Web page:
Reasons to take up horse riding

In the days of old, before we had wheels, we had four legs to help us get around. Almost everyone knew how to care for and ride a horse. We no longer rely on the horse but continue to enjoy the recreational benefits of horse riding, of which there are many. Don’t let anyone tell you that horse does all the work, so it doesn’t count as exercise – here are a few health benefits of taking up horse riding:

  • Body Awareness & Core Strength: Horse riding works wonders for the core muscles that are responsible for stabilising the trunk that consist of the abdomen, back, and pelvis. As well as strengthening your core and improving posture, you become more aware of stability and co-ordination as you learn to move with the horse during riding.

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  • Faster Reactions: When you’re riding an animal as big and strong as a horse, not only is it a full all-over workout, but you’ll be using muscles you didn’t even know were there. You’ll be making these movements and decisions super-fast too as you respond the actions and movement of the horse.
  • Mental Benefits: The list of mental benefits is huge. You learn about yourself as you ride but also about the animal. There is a connection you feel that provides great meditative and peaceful effects. You are living very much in the moment, your only focus being the relationship between you and horse. You have the chance to learn more about your animal and ways to care for them better, checking them over for any skin problems such as the annual summer annoyance of biting insects that cause Sweet Itch. If your horse is showing signs of irritability and rubbing their skin raw, try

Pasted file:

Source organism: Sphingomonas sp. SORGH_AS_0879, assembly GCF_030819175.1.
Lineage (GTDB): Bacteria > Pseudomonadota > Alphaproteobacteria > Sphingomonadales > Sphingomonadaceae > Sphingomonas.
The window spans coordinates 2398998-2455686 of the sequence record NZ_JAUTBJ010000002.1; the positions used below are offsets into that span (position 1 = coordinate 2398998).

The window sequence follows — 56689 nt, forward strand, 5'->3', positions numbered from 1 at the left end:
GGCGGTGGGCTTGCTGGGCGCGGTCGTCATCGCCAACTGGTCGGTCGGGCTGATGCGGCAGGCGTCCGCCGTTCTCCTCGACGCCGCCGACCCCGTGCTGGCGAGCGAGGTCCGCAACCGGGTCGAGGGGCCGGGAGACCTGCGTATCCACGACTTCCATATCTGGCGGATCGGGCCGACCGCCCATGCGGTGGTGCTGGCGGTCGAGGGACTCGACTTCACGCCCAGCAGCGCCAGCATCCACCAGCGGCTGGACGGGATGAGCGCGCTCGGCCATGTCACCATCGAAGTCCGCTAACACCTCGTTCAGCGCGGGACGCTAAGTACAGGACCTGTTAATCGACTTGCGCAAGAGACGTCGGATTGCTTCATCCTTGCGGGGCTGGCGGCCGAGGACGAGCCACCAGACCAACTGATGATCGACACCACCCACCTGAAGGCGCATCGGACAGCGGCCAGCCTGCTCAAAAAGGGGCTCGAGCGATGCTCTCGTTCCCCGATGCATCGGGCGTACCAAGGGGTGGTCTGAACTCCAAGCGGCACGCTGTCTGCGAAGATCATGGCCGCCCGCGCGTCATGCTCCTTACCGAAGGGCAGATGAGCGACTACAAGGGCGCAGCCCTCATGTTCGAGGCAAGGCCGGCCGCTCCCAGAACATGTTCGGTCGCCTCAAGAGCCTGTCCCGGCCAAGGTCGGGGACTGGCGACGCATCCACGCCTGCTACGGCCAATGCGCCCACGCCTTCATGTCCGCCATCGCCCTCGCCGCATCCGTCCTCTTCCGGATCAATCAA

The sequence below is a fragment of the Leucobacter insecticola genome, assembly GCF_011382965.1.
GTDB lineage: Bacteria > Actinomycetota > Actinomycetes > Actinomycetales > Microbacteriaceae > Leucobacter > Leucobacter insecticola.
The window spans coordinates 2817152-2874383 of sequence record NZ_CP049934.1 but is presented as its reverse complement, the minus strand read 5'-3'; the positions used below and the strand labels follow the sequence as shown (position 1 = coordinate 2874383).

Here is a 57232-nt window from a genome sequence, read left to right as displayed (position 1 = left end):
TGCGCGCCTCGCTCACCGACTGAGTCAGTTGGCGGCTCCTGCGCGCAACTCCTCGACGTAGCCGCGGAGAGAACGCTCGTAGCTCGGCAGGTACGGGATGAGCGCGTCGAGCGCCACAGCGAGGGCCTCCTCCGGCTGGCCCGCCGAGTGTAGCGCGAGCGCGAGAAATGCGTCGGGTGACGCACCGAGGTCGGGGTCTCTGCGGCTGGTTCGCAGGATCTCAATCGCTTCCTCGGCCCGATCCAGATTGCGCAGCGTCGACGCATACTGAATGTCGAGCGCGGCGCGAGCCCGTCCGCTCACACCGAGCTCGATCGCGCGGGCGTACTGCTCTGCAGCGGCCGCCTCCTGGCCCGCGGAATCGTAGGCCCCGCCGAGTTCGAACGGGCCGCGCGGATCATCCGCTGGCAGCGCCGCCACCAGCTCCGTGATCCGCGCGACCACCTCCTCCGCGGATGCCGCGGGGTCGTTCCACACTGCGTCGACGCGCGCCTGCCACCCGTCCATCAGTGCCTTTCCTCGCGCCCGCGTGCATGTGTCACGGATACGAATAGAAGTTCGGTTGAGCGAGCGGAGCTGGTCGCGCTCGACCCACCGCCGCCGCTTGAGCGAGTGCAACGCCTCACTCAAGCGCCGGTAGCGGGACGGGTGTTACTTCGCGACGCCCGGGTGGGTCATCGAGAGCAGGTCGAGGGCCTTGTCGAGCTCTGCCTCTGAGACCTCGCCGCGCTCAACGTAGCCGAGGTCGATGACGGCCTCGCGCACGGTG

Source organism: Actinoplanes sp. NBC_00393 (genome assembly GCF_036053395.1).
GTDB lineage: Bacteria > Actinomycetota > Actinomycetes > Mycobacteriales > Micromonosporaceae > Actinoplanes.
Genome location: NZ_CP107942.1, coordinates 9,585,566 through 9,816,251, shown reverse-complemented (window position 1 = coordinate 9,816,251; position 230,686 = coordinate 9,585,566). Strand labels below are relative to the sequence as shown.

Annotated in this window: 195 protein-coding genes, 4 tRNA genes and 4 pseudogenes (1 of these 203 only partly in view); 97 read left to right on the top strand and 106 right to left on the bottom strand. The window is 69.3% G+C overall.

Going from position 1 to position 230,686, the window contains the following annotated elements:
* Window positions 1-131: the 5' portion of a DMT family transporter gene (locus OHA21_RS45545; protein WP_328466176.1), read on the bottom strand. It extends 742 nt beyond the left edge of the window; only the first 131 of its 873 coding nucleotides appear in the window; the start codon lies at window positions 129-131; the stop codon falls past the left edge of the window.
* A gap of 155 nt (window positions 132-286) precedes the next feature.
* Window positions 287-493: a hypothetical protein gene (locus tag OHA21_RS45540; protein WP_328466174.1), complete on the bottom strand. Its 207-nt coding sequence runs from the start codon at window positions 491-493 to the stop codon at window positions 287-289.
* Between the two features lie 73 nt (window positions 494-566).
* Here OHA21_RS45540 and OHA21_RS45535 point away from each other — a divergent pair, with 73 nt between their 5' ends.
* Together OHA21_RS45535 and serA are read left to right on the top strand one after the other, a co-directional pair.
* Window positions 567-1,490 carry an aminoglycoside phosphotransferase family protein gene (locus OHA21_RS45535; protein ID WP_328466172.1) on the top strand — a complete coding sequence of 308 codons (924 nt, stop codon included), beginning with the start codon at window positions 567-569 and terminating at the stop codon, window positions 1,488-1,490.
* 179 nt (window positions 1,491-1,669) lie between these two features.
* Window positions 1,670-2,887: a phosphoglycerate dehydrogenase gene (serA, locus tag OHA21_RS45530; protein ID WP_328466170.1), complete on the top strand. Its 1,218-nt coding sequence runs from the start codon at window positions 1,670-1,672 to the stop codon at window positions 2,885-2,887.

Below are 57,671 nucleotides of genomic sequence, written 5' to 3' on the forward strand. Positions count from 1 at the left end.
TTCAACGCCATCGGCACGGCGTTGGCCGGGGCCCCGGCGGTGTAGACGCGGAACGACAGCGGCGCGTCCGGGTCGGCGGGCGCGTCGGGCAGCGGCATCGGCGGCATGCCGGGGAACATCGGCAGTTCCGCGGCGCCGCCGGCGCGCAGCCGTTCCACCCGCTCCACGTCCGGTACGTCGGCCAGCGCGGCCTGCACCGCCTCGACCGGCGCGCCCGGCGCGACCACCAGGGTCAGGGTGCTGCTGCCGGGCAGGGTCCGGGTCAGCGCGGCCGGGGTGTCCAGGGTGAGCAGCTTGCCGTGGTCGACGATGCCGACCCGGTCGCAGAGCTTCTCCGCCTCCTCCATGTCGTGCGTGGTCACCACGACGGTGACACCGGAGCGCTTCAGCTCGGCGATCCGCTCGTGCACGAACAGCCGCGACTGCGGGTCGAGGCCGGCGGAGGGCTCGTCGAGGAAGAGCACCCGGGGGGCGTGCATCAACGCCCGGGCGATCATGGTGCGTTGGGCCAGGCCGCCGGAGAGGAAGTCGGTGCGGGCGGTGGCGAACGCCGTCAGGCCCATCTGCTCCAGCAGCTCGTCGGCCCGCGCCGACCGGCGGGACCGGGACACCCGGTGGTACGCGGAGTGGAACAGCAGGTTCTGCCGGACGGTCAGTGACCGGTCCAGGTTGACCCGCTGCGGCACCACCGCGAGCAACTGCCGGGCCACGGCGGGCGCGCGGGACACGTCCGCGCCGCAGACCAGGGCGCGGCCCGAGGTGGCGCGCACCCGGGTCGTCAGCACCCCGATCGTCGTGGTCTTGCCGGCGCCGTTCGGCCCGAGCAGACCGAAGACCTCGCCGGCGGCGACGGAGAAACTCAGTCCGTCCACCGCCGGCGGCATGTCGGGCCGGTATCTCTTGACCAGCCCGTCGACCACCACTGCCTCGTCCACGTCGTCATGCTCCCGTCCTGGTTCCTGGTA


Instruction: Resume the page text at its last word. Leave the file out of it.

• Tone and Flexibility:Horse riding works wonders for your core, but also for areas such as the thigh and pelvic muscles when re-positioning. The sitting position for riders involves a kind of squat that is constantly adjusted to the movements of the horse, so you develop great muscle tone and increased flexibility.

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  • Better Coordination: Many things happen at the same time when guiding a horse and that is co-ordination. Your body is adjusting and adapting to the horse, your looking ahead, giving the horse instructions and using all your muscles. Getting this all in sync makes for a wonderful riding experience.
  • Posture: Your ability to stay balanced on the horse improves your postural strength considerably which benefits many other areas of everyday life too.
  • Other Associated Exercise: Riding is only one part of looking after horses. Their care and upkeep require physical demands such as working in the barn, cleaning out, replacing hay and filling troughs. All of these improve muscle strength and cardiovascular capacity.

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